Few people will agree on what the metaverse is, but that’s not stopping a coalition of big names in the tech industry from designing the tools needed to build it. Despite there being no clear definition for “the metaverse”, companies are cooperating to make it interoperable. But what are they actually doing?
If you’ve never heard of Khronos Group, that’s almost by design. The nonprofit organization, along with its 150-plus member companies, manage and develop open standards that exist under a lot of technology people regularly use today, such as OpenGL, Vulkan, and a bunch of other tools that the video games you play will use in the background.
“A truly successful standard becomes so ubiquitous that you forget that it’s actually a standard at all”, Khronos president Neil Trevett said. That’s been the goal for the standards that the group has developed in gaming and other fields like extended reality (XR), machine learning (ML), and 3D design, so it makes sense that they want to get involved in the metaverse. Khronos has announced a new collaborative body called the Metaverse Standards Forum (MSF), not a new standards organization but rather a “venue for cooperation” between existing standards organizations and companies, which will help develop new tools for the metaverse.
So What Exactly Is The Metaverse?
Tech companies and evangelists think the metaverse will be a futuristic virtual world that we will spend our lives in, playing, shopping, and socializing. It’s a fanciful idea that makes for a good narrative, but the software is not built on narratives; someone actually has to make the thing.
“I hope that having an open, inclusive metaverse will mean we don’t end up in a dystopian nightmare”, Trevett said.
The Metaverse Standards Forum is aiming at what Trevett refers to as “connectivity and spatial computing”: the connection and interaction between real-world objects and virtual worlds. This includes everything from technology like digital twins and industrial environments that mirror the real world, used to study or test the things that would be impractical to test in real life.
Whether video games like Fortnite count as the metaverse is a debate that may never be settled. What’s more tangible is that video games need to work with complex data such as 3D models, physics simulations, and animations, which can’t be transferred from one app to another as easily as a simple image can be. And video game worlds are used for a lot more than just games.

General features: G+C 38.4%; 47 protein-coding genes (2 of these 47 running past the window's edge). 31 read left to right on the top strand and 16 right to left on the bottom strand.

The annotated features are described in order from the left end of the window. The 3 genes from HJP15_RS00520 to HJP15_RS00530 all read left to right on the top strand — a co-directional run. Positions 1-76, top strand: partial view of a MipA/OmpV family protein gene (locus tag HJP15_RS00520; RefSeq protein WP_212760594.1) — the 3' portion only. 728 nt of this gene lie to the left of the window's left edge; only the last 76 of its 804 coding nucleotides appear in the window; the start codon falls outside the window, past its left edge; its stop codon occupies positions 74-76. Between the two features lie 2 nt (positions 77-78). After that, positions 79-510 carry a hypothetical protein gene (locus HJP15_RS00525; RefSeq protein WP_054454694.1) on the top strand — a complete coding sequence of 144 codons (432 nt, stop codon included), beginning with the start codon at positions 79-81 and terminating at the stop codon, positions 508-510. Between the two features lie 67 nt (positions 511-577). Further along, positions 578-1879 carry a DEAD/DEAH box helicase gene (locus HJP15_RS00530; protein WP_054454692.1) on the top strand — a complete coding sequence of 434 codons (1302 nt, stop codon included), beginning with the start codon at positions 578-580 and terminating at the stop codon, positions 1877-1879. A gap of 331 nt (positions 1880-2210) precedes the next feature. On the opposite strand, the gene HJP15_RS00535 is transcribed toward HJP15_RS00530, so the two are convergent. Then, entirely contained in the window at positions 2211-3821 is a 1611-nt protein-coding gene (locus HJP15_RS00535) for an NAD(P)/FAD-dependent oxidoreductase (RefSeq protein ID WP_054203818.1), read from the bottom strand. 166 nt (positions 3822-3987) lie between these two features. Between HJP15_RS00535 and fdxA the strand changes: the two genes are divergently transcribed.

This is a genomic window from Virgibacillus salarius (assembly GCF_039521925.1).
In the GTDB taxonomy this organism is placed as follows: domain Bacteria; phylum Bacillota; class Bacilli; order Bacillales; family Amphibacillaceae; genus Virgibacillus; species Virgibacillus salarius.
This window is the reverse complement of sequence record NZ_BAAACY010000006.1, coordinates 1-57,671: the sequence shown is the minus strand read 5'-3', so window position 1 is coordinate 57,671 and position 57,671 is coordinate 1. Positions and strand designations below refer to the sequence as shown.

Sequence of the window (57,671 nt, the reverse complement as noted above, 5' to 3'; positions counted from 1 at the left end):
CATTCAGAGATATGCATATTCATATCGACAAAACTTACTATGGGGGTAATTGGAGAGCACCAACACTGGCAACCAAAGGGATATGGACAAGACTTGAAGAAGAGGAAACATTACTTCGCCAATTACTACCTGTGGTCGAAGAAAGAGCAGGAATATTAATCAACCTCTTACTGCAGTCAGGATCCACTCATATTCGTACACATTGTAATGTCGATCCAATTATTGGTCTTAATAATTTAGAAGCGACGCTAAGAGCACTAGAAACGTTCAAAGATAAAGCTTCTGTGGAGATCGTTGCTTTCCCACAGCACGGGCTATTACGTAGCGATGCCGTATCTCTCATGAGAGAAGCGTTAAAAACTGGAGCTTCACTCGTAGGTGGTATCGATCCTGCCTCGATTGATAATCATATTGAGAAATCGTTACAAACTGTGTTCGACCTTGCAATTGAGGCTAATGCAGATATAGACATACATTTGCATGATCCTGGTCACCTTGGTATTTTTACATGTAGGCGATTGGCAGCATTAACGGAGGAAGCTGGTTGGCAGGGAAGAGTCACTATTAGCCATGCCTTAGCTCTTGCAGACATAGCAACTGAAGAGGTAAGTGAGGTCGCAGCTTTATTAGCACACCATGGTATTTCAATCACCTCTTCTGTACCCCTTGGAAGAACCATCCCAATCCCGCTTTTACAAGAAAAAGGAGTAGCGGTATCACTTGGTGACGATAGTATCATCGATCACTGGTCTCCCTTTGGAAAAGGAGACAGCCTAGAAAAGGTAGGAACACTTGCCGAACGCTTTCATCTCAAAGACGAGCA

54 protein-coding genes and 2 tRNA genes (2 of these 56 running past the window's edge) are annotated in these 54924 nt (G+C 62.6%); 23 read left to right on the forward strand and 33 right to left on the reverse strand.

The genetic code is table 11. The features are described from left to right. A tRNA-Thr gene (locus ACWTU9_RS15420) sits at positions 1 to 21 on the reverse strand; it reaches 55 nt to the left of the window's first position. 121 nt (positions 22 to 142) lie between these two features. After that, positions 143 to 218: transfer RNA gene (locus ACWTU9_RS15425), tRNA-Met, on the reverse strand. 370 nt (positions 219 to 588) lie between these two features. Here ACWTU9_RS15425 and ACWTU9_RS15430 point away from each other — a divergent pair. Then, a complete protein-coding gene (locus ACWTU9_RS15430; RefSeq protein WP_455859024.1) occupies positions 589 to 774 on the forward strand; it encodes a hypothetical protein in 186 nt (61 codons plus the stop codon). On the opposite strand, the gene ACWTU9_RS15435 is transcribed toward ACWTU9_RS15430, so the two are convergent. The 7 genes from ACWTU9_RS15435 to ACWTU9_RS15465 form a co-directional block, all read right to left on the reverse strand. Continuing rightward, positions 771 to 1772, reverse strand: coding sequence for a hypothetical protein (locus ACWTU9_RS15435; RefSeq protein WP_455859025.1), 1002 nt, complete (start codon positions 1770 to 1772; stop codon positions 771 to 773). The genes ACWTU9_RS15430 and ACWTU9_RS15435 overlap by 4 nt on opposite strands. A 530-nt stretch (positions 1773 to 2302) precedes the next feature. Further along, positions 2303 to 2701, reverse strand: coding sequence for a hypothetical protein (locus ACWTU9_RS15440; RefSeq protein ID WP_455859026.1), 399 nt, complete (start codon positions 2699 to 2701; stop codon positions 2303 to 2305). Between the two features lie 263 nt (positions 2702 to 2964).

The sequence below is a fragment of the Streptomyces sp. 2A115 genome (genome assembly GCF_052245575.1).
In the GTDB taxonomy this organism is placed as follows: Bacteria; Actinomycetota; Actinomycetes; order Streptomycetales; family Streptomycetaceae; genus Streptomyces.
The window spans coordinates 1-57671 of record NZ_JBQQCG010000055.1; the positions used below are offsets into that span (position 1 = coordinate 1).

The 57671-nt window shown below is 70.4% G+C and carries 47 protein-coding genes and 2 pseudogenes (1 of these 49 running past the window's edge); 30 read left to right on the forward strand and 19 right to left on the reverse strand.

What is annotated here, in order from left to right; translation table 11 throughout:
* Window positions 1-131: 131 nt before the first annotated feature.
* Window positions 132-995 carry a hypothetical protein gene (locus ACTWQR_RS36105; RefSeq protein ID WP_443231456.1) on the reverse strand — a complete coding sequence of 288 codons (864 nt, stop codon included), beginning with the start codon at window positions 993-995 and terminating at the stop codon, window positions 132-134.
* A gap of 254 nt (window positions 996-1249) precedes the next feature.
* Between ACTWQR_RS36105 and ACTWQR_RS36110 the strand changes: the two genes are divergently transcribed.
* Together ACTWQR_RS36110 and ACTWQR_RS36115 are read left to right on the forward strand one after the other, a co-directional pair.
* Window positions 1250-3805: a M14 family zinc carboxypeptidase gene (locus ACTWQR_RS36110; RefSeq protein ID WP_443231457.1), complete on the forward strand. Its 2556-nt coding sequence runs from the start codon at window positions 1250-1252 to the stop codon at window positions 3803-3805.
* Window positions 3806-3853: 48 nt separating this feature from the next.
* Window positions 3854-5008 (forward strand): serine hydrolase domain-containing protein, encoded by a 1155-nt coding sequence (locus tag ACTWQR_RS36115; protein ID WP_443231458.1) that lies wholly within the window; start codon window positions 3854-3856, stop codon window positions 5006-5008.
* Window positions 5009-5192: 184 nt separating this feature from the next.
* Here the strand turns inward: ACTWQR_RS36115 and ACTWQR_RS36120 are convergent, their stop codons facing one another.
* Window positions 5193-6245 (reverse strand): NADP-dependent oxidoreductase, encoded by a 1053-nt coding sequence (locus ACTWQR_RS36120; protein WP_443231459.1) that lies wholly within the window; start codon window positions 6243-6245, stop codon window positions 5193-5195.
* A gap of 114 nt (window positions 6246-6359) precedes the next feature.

Instead of focusing on what the metaverse means in a future-prediction kind of way, the Metaverse Standards Forum has been designed to focus on the building blocks of what the developers of today need.
What Virtual Worlds Need
When designing virtual worlds, especially those that are meant to interact with the real one, dealing with huge amounts of data will be inevitable. Every object or character in a video game is made up of geometry data – that is, the shape of the object, physics traits like weight and mass, textures, sounds, behaviors, animations, and much more.
The Khronos Group hopes that MSF’s standards will make much of that data as easily interoperable as a JPEG is today. JPEGs are so easily transferable and widely supported that no amount of cryptography can stop somebody from right-clicking and saving one. For comparison, 3D objects generally don’t even know which way is up. Try to move an object from one game engine to another, and if you can import it at all, it may come in broken.
This is where one of Khronos’ projects, glTF, aims to help. The open standard, released in 2015, competes with other 3D formats such as OBJ and FBX files. Allegorically, you can think of OBJ as the same as old BMP files; technically, pictures, but the format is very limited, inefficient, and a bit clunky. Meanwhile, FBX is kind of like PSDs: they’re more powerful, but it’s a proprietary format that’s owned by a single company.
In this metaphor, glTF would be a bit like the JPEG of the 3D world, or at least Khronos hopes it will be. A part of what made the JPEG format so crucial is that it was an open standard, lightweight and useful enough to earn widespread adoption. glTF may become just as popular, but it could just end up becoming another item to go with the long list of file types that you can import into Blender but never use.
The need for interoperability will always exist, if only in the form of a check on proprietary technology. “If there is a big lag between technology that is becoming available and the standard that makes it openly available”, Trevett says, “then there’s a danger that proprietary technologies are going to be baked into the infrastructure of the metaverse, and I don’t think anybody really wants that. But, if there’s no standard available, then you don’t have a choice”.
The idea of a fantasy virtual world, no matter how impractical or undesirable, is more exciting than to sit people down and explain the importance of interoperable, nonproprietary data exchange formats. A wide array of exciting tech, ranging from virtual film productions to photogrammetry and augmented reality, is changing how we interact with the internet.
Will it become a collection of disparate industries doing a lot of cool stuff but not actually coalescing into a singular fantasy world? It’s hard to say. No matter what it ends up being in the future, someone has got to build it.